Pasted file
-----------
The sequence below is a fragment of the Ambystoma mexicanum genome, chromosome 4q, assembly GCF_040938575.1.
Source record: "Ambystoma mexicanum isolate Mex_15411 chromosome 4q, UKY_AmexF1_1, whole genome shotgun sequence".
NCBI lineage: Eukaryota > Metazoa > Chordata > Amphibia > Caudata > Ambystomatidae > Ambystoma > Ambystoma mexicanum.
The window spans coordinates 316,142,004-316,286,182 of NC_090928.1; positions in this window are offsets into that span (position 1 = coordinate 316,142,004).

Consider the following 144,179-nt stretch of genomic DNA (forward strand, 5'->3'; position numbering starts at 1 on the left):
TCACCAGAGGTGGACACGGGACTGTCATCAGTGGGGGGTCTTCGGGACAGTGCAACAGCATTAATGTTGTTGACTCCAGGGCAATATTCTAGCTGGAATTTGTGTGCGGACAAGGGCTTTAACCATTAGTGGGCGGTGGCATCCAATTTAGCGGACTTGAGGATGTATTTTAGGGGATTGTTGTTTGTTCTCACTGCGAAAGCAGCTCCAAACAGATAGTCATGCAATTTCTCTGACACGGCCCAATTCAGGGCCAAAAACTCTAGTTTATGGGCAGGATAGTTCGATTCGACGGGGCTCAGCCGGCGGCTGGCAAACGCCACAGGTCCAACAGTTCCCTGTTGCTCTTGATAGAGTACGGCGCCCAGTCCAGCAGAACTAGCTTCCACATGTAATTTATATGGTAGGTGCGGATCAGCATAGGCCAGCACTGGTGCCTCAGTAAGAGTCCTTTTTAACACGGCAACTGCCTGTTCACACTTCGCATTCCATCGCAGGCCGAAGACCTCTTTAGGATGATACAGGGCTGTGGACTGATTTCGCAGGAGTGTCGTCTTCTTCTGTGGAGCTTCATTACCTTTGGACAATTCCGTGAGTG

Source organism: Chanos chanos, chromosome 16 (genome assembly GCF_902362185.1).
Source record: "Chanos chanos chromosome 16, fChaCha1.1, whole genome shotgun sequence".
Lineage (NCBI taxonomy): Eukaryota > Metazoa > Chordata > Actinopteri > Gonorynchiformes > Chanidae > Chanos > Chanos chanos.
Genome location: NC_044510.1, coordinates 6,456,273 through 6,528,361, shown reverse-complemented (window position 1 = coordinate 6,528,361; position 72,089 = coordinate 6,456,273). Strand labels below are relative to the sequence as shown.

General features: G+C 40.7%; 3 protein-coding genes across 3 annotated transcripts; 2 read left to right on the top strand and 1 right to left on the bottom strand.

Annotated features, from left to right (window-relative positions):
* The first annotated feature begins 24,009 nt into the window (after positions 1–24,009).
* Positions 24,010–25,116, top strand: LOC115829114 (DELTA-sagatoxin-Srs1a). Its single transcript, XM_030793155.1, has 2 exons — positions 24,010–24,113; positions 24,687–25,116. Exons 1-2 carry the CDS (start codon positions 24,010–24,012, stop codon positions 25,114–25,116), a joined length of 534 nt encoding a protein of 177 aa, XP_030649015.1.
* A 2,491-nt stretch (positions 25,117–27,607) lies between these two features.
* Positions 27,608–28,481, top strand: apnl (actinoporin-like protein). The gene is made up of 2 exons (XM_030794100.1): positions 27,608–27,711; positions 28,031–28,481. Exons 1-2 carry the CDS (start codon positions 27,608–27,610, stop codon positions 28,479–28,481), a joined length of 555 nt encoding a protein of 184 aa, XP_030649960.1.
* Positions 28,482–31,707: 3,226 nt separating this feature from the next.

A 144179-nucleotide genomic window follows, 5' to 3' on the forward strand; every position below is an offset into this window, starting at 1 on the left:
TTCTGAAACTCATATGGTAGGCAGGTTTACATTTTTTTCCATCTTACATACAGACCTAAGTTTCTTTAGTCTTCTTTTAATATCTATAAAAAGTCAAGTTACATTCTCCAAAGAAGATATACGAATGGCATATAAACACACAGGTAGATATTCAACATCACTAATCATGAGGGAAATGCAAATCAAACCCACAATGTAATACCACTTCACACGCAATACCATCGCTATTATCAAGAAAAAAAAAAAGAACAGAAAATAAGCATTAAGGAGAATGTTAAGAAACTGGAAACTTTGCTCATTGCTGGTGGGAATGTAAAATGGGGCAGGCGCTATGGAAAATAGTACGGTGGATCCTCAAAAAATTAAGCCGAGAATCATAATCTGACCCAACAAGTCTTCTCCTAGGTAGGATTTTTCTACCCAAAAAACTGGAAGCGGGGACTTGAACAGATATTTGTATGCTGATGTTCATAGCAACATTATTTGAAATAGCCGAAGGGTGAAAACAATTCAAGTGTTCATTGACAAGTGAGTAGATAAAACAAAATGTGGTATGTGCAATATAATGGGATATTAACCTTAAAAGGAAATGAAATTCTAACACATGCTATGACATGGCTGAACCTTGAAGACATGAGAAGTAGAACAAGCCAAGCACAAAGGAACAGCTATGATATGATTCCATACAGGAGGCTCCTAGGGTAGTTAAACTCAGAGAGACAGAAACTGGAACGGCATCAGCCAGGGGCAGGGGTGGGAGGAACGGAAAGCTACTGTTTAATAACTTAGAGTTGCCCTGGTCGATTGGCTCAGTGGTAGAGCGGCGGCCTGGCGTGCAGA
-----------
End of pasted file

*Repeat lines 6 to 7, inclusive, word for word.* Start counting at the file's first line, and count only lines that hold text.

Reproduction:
TCACCAGAGGTGGACACGGGACTGTCATCAGTGGGGGGTCTTCGGGACAGTGCAACAGCATTAATGTTGTTGACTCCAGGGCAATATTCTAGCTGGAATTTGTGTGCGGACAAGGGCTTTAACCATTAGTGGGCGGTGGCATCCAATTTAGCGGACTTGAGGATGTATTTTAGGGGATTGTTGTTTGTTCTCACTGCGAAAGCAGCTCCAAACAGATAGTCATGCAATTTCTCTGACACGGCCCAATTCAGGGCCAAAAACTCTAGTTTATGGGCAGGATAGTTCGATTCGACGGGGCTCAGCCGGCGGCTGGCAAACGCCACAGGTCCAACAGTTCCCTGTTGCTCTTGATAGAGTACGGCGCCCAGTCCAGCAGAACTAGCTTCCACATGTAATTTATATGGTAGGTGCGGATCAGCATAGGCCAGCACTGGTGCCTCAGTAAGAGTCCTTTTTAACACGGCAACTGCCTGTTCACACTTCGCATTCCATCGCAGGCCGAAGACCTCTTTAGGATGATACAGGGCTGTGGACTGATTTCGCAGGAGTGTCGTCTTCTTCTGTGGAGCTTCATTACCTTTGGACAATTCCGTGAGTG

Source organism: Chanos chanos, chromosome 16 (genome assembly GCF_902362185.1).